The logo of e-commerce firm Flipkart at its headquarters in Bangalore. Photo: AFP
The Bangalore office of Flipkart, which has done well from online sales. Photo: AFP

The ongoing Covid-19 pandemic in India has provided a booster dose to the e-commerce industry during festival season, as customers curtailed their visits to offline stores and made online purchases.

During the October-November period, when prominent festivals such as Dusshera and Diwali were celebrated, the online festive sales touched US$8.3 billion, a jump of 65% year-on-year, said consulting firm RedSeer.

These figures have beaten RedSeer’s forecast of $7 billion and director Mrigank Gutgutia observed that consumers have now become more comfortable shopping online and e-commerce has now become more mainstream.

The customer growth figures this festive season is even more impressive. This year it grew 88% from last year, driven mainly by 40 million shoppers from small towns.

Among product categories, mobile phones continued to be a top draw as in previous years, with new launches, festival discounts and finance offers by banks driving up sales, followed by electronics and large appliances.

Fashion apparel sales decreased from last year as restrictions of movement and government directives to curb large gatherings during festivals and weddings discouraged people from venturing out.

RedSeer estimated that Flipkart emerged the leader during the whole festive month, cornering 66% share of the total sale. The Walmart-owned e-tailer saw about 40% growth in its week-long Big Billion Days sales, compared with last year, the Business Standard reported, quoting sources.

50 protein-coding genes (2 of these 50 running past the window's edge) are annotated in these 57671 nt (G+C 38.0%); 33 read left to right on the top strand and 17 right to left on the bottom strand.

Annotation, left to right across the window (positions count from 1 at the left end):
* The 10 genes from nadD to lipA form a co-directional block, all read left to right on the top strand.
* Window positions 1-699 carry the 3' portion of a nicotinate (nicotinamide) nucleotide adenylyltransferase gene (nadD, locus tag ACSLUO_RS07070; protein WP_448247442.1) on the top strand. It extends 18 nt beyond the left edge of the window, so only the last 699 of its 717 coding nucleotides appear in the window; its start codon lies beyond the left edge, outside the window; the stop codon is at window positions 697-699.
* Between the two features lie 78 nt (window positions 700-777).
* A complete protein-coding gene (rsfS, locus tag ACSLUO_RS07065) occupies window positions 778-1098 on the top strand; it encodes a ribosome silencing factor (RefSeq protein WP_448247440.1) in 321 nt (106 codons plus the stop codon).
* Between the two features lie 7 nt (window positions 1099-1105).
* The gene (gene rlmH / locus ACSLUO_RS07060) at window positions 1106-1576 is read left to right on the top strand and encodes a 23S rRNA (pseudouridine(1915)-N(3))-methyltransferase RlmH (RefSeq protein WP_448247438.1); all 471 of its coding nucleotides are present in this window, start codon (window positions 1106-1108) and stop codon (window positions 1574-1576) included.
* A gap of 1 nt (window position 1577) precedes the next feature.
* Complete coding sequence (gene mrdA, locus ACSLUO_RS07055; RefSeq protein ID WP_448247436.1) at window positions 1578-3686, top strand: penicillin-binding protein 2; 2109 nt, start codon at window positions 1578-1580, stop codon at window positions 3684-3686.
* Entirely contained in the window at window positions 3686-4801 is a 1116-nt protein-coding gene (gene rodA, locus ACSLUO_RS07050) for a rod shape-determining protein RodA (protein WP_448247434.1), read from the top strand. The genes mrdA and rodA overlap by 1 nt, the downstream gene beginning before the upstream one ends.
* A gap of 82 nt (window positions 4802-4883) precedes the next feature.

Rival Amazon India claimed that during its Great Indian Festival festive sale this year, close to 600 sellers registered sales of more than 10 million rupees, while nearly 6,500 sellers saw more than 1 million rupees in sales. The e-commerce giant claimed a significant chunk of customers were from small towns.

As many companies have now adopted work from anywhere tactics in the wake of the pandemic, there has been a substantial migration of people from cities to small towns. This is now resulting in a growth in e-commerce sales in small cities.

However, the gross merchandise value per customer dropped to 6,600 rupees from 7,450 rupees in the last festive season. The slowing down of the economy and uncertainty over jobs and businesses have made customers more tight-fisted.

India has also entered into a ‘technical recession’ for the first time in its history with gross domestic product contracting for two consecutive quarters. For the second quarter, the economy contracted 7.5%, while in the first it had shrunk a whopping 23.9% as the country went through a two-month long lockdown to contain the spread of the coronavirus.